genetics unzipped

Podcast: That weird time in history when humans had 24 pairs of chromosomes

| April 25, 2019
Kat Arney: Kat Arney, biologist and award-winning science communicator, hosts the Genetics Unzipped podcast, a project of the UK Genetics Society.    More details

Everyone knows that humans have 23 pairs of chromosomes. But if you’d looked at a textbook in the 1940s, the number would have been 24. So where did those two chromosomes go?

In the latest episode of Genetics Unzipped, part of our series covering 100 ideas in genetics, biologist Kat Arney solves the case of the missing chromosomes.


In the 1920s, American zoologist Theophilus Painter published the observation that humans have 24 pairs of chromosomes, based on his observations of dividing sperm cells in thin slices of testicles – an observation that went unchallenged for thirty years. The correct number of human chromosomes was only established in 1955, revealing a fascinating example of group think where researchers preferred to believe established dogma over the evidence they saw with their own eyes.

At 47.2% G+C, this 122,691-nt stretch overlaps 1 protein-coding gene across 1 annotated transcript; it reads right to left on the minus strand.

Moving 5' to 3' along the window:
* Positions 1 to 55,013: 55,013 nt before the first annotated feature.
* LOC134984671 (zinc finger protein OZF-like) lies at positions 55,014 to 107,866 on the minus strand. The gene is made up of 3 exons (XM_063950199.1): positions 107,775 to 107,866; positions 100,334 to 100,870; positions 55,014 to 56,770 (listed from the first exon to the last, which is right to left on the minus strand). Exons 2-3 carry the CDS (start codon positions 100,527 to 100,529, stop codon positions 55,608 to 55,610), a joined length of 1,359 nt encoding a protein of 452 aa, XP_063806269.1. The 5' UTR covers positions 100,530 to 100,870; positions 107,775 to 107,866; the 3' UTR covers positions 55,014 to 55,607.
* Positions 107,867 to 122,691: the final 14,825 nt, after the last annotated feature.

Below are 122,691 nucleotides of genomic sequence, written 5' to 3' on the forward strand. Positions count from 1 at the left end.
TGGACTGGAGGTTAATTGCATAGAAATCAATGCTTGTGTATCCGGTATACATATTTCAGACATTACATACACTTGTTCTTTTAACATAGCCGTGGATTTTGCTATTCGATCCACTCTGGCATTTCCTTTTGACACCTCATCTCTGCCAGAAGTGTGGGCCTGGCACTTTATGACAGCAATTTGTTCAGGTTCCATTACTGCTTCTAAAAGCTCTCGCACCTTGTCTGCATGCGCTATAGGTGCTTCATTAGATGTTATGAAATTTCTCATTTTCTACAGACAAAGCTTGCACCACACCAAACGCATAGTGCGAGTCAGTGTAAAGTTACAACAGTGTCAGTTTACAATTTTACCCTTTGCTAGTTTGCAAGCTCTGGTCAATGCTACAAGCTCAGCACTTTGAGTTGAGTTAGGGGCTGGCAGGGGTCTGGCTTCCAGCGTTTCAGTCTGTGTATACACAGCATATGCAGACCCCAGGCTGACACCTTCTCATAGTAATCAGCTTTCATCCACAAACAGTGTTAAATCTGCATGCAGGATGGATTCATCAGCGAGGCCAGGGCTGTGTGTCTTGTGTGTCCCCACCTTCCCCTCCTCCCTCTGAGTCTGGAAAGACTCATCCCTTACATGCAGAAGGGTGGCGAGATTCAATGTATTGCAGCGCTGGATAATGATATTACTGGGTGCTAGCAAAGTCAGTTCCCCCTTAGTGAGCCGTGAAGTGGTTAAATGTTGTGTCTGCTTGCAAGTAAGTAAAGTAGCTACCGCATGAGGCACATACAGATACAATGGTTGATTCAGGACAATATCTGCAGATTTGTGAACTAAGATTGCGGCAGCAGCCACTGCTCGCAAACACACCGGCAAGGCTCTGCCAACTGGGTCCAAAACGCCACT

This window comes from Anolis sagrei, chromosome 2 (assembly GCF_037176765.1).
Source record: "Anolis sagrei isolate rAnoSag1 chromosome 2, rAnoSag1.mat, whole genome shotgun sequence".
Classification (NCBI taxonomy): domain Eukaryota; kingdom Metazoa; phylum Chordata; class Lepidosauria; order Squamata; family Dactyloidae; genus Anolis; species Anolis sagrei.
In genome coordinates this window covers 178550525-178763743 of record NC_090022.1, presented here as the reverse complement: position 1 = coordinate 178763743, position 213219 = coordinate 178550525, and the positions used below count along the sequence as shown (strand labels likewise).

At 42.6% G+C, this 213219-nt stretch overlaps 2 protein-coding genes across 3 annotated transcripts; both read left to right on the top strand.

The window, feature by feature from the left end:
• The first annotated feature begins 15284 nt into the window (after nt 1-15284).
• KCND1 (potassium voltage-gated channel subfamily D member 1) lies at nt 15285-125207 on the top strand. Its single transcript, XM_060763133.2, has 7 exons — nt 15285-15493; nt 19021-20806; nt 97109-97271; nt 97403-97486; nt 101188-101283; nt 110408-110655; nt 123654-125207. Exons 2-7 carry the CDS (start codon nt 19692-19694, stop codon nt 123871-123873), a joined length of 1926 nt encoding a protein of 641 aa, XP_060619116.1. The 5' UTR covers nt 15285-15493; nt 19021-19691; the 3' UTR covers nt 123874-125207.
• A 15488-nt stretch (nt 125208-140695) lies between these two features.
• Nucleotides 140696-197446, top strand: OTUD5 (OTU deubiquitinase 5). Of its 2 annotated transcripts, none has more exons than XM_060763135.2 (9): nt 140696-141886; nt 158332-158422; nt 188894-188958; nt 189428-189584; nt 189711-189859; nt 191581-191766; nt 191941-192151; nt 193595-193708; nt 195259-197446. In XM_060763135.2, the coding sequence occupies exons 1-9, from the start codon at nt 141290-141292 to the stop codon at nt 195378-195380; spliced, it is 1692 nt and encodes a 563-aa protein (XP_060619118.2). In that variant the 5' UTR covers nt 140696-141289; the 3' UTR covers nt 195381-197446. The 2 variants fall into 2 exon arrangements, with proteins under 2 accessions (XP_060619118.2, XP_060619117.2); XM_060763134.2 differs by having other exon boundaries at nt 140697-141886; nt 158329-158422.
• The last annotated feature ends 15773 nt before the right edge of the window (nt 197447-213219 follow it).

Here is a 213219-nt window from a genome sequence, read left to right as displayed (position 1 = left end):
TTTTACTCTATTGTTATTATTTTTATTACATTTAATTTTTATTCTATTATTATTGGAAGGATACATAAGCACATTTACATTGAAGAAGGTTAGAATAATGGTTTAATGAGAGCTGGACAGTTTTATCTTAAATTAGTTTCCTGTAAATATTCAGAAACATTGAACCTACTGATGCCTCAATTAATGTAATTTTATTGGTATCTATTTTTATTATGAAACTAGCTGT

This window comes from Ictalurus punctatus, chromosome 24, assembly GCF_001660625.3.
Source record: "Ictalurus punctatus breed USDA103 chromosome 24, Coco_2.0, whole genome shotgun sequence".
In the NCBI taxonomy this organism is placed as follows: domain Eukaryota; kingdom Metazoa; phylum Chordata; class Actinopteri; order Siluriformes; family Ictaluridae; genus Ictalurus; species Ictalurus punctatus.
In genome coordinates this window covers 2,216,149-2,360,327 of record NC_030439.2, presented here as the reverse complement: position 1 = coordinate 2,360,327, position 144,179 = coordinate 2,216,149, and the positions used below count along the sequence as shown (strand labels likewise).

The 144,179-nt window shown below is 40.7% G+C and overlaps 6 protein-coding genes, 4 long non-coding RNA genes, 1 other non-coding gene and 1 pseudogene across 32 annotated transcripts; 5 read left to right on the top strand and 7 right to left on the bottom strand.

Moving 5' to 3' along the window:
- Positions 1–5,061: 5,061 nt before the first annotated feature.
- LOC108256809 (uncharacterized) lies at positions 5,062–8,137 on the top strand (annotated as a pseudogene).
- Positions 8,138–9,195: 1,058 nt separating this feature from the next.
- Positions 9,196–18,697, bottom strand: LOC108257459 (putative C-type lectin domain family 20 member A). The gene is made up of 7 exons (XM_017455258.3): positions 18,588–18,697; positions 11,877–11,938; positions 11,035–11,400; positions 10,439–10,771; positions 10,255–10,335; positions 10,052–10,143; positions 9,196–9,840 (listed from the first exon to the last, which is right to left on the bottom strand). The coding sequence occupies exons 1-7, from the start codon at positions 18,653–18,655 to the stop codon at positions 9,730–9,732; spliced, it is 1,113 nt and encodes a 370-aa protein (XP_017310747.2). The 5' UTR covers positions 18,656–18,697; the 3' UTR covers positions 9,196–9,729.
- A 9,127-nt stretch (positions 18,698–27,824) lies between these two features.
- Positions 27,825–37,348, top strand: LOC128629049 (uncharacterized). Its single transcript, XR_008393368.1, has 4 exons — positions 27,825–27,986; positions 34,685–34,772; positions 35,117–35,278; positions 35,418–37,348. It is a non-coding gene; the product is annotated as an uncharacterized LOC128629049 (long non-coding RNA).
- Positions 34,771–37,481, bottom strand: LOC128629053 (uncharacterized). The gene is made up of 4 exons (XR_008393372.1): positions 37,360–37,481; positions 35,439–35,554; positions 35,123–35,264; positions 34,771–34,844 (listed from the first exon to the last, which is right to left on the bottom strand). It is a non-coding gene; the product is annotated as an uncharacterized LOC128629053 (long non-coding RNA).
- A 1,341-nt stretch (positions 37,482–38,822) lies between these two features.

Arney also takes a look at the history of chromosomes, from their initial description as ‘little skewers’ inside dividing cells to the recognition of their role as the physical units of inheritance, forging the connection between the observations of 19th century cell biologists and the newly-emerging field of genetics.

Related article:  Maybe cats do recognize their own names

Finally, Arney digs into the discovery of XY sex chromosomes–first identified in beetles by Nettie Stevens back in 1905–finds out why women have secret tiger stripes, and uncovers the complexities of coat color in calico cats.

Full transcript, credits and show notes here.

Genetics Unzipped is presented by award-winning science communicator and biologist Kat Arney and produced by First Create the Media for the UK Genetics Society. Follow Kat on Twitter @Kat_Arney and Genetics Unzipped @geneticsunzip

Listen to Genetics Unzipped on Apple Podcasts (iTunes) Google Play, Stitcher, Blubrry, TuneIn, Spotify, and Spreaker

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